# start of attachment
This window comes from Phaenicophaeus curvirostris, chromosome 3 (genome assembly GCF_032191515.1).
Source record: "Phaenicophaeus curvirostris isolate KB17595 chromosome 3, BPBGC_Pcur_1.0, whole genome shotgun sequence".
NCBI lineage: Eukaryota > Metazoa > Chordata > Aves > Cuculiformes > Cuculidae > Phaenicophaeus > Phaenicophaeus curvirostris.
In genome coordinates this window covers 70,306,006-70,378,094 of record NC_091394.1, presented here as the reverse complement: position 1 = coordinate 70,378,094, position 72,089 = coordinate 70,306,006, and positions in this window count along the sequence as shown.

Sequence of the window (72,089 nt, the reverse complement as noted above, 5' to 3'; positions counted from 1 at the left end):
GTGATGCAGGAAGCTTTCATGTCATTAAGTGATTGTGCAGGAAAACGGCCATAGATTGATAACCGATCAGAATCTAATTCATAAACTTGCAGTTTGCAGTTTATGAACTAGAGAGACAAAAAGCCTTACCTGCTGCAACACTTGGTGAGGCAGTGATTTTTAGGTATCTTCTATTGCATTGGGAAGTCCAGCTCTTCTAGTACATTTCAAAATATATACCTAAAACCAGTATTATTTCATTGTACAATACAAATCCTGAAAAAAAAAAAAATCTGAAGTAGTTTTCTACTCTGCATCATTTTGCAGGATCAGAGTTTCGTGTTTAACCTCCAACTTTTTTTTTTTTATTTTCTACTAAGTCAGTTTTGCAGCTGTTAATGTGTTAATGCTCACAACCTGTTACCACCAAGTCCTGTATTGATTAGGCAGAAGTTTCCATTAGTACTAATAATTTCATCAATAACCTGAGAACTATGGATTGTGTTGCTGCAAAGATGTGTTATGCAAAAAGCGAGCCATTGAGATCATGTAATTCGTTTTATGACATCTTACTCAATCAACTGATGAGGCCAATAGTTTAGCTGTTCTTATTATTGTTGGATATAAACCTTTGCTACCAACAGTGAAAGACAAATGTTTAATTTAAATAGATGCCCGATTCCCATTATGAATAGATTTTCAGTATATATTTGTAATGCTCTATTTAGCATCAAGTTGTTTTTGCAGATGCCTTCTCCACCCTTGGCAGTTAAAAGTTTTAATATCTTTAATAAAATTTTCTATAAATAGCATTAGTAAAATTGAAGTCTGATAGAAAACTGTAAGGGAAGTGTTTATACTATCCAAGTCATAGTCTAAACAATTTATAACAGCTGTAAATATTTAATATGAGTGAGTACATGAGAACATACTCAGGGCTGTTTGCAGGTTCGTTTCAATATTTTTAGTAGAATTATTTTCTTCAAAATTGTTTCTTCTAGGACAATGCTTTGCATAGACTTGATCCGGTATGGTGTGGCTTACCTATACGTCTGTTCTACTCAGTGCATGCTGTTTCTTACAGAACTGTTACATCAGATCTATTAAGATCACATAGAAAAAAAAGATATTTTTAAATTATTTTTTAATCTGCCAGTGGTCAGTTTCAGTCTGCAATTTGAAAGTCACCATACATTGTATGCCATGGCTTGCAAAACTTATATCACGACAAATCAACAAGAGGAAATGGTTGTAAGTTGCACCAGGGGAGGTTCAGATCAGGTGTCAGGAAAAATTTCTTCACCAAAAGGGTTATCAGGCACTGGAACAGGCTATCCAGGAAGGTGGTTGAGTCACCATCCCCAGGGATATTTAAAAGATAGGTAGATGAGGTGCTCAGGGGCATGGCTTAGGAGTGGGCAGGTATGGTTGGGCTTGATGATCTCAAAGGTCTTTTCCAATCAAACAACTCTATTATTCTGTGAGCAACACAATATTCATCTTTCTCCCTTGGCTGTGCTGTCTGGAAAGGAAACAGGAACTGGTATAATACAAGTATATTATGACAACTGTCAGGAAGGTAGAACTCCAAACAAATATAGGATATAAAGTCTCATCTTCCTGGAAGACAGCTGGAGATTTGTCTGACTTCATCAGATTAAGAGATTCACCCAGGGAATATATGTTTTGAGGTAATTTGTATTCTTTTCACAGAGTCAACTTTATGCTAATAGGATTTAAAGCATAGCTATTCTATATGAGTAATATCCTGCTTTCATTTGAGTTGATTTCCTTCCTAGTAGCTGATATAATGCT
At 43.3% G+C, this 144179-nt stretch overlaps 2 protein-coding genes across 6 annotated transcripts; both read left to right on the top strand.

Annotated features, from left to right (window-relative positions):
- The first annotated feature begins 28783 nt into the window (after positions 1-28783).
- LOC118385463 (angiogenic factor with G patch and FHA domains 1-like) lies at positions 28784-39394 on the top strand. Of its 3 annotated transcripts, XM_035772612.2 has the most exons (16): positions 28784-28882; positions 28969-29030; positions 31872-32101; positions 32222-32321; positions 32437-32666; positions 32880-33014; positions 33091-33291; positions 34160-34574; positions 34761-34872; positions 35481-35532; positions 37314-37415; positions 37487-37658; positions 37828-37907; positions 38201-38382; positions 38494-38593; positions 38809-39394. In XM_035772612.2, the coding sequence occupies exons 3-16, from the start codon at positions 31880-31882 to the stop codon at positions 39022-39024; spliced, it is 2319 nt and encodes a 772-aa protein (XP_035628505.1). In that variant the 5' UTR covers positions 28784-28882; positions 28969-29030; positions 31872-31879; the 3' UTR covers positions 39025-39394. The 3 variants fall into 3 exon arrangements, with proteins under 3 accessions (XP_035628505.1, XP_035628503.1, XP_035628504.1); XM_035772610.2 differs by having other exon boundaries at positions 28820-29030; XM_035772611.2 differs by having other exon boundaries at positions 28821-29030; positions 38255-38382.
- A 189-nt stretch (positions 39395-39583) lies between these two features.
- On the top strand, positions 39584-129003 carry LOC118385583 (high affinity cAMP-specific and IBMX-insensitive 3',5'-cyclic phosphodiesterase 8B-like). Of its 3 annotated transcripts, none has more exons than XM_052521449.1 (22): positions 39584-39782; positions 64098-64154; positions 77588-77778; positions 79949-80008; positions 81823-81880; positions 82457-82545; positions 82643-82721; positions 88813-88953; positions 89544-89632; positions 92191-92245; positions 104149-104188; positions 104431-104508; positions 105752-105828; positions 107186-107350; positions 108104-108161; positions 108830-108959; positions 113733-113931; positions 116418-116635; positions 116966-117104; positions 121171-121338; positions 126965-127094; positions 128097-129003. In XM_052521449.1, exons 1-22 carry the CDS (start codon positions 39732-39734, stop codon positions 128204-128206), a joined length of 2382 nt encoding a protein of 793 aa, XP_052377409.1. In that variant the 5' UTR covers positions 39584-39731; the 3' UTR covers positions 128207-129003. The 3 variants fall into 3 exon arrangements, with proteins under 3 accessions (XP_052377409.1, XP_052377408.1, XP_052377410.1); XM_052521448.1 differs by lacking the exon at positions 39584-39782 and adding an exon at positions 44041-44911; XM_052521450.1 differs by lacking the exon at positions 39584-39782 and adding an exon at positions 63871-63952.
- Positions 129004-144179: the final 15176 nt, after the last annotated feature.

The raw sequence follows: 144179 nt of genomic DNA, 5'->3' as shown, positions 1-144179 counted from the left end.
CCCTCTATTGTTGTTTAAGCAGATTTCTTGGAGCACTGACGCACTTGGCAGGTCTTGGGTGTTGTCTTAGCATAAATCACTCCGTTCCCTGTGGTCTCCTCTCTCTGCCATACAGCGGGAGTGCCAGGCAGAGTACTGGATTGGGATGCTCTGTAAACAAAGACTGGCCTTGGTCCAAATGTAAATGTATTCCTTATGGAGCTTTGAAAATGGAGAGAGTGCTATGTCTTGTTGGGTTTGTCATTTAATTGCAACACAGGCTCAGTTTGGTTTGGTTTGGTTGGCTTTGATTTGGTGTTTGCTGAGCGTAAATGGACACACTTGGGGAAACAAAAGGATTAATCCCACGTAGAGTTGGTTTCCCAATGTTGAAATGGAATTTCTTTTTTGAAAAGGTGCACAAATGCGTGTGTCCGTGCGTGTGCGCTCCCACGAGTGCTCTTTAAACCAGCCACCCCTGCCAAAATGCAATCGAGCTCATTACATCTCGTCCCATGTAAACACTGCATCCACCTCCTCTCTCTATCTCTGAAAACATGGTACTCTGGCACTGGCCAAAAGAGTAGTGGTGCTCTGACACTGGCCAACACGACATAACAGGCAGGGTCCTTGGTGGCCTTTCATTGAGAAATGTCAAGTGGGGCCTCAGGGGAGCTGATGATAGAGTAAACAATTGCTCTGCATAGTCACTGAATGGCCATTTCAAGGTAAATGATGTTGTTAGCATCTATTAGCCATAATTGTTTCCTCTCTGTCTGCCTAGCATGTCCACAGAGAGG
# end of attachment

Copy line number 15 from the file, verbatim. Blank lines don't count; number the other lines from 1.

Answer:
CCCTCTATTGTTGTTTAAGCAGATTTCTTGGAGCACTGACGCACTTGGCAGGTCTTGGGTGTTGTCTTAGCATAAATCACTCCGTTCCCTGTGGTCTCCTCTCTCTGCCATACAGCGGGAGTGCCAGGCAGAGTACTGGATTGGGATGCTCTGTAAACAAAGACTGGCCTTGGTCCAAATGTAAATGTATTCCTTATGGAGCTTTGAAAATGGAGAGAGTGCTATGTCTTGTTGGGTTTGTCATTTAATTGCAACACAGGCTCAGTTTGGTTTGGTTTGGTTGGCTTTGATTTGGTGTTTGCTGAGCGTAAATGGACACACTTGGGGAAACAAAAGGATTAATCCCACGTAGAGTTGGTTTCCCAATGTTGAAATGGAATTTCTTTTTTGAAAAGGTGCACAAATGCGTGTGTCCGTGCGTGTGCGCTCCCACGAGTGCTCTTTAAACCAGCCACCCCTGCCAAAATGCAATCGAGCTCATTACATCTCGTCCCATGTAAACACTGCATCCACCTCCTCTCTCTATCTCTGAAAACATGGTACTCTGGCACTGGCCAAAAGAGTAGTGGTGCTCTGACACTGGCCAACACGACATAACAGGCAGGGTCCTTGGTGGCCTTTCATTGAGAAATGTCAAGTGGGGCCTCAGGGGAGCTGATGATAGAGTAAACAATTGCTCTGCATAGTCACTGAATGGCCATTTCAAGGTAAATGATGTTGTTAGCATCTATTAGCCATAATTGTTTCCTCTCTGTCTGCCTAGCATGTCCACAGAGAGG